By Patricia Hills, author of Painting Harlem Modern: The Art of Jacob Lawrence

The beginnings of my serious study of Jacob Lawrence came in 1974, when I saw the exhibition of his work organized by the art historian Milton Brown for the Whitney Museum of American Art, where I was then a curator. I then took many slides, subsequently used in the classes I taught in both New York and Boston. In the early 1980s I organized an exhibition, Social Concern and Urban Realism, which included Jacob Lawrence. The exhibition, sponsored by District 1199, the Hospital Workers Union’s Bread and Roses project, was circulated across the country by the American Federation of Arts.

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Of the 1930s artists I came to know when organizing that exhibition, Lawrence stood out as an artist whose art throughout the mid-century, continued to embody the democratic spirit of the 1930s. His subject matter and unique style exemplified the possibilities of an engaged art—an art that brings to the surface the underlying turmoil of the day, that does not shy from portraying the struggles for racial and economic equality, and that suggests possibilities for change. As he matured and his style became more nuanced, his engagement with history and the social scene did not abate—not during the 1940s, the decade of World War II and the beginnings of the Cold War; nor during the 1950s, the decade when the Civil Rights movement first gained momentum. And he continued to be faithful to his artistic idiom during the decade of the 1960s when the activist citizens of the country took to the streets to agitate over issues of racial and gender equality and the savagery of war. The unwavering consistency of his art making and the power of his political-humanist vision throughout those decades served as his moral compass.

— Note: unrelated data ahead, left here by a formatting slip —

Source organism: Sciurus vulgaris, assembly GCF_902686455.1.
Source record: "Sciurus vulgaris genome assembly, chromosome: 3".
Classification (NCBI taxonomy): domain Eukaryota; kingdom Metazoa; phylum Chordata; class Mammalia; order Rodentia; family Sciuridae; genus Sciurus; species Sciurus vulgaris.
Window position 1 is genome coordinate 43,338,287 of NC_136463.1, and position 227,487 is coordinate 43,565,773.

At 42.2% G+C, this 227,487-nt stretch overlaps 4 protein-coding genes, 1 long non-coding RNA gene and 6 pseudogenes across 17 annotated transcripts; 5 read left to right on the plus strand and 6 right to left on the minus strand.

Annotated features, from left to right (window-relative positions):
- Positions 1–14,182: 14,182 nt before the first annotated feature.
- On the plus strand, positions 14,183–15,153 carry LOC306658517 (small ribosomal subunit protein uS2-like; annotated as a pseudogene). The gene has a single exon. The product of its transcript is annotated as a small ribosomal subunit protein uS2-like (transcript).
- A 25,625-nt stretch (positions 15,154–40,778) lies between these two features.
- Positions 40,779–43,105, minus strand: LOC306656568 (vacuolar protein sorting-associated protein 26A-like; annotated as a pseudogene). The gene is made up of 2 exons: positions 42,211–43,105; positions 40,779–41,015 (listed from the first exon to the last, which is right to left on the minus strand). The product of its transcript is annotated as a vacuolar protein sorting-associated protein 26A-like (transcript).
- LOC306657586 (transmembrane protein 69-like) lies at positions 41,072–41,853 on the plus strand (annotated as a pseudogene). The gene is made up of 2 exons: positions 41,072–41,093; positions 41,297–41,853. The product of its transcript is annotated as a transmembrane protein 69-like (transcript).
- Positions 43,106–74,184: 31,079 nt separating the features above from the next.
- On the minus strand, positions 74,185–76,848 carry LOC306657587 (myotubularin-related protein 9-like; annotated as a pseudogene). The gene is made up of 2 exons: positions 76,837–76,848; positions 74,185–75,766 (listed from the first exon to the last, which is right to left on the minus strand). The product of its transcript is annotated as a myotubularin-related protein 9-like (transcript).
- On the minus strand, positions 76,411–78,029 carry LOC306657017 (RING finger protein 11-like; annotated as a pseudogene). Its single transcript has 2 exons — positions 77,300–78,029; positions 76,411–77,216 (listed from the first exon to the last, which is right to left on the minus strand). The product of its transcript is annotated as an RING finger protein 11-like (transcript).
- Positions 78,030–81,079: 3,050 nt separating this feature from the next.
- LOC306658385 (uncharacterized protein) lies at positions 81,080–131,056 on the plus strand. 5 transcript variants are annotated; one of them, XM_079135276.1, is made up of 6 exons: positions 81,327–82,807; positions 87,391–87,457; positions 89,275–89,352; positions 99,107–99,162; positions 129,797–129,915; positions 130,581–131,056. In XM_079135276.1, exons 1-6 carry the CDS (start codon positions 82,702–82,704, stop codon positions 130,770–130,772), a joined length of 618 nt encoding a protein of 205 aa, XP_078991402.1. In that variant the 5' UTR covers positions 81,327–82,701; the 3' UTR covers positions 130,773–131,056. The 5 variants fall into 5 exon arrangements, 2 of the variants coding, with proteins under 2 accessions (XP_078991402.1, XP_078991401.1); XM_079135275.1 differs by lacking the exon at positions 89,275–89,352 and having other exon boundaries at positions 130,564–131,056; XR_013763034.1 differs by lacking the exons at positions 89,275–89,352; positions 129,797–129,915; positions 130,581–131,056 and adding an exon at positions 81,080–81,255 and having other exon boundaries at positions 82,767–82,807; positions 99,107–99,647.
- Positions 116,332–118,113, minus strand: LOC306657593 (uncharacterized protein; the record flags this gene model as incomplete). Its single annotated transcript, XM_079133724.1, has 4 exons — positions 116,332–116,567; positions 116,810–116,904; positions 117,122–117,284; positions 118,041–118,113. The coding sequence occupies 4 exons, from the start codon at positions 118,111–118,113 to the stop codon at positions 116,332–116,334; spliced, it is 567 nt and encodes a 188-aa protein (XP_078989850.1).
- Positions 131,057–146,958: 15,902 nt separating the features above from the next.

Jacob Lawrence-During World War I
Jacob Lawrence (1917 – 2000), Harmon Foundation [Public domain], via Wikimedia Commons
About Jacob Lawrence and The Migration Series, The Phillips Collection.

The exhibition of silk-screen prints of the Toussaint L’Ouverture series, now on view at the DC Moore Gallery, remind us of the importance of poor people’s struggles for equality and citizenship; the Peabody-Essex Museum’s exhibition of Lawrence’s Struggle series, that will have a national tour in 2020-22, remind us that the US nation was created by diverse peoples and underscores the continuing relevance of his art.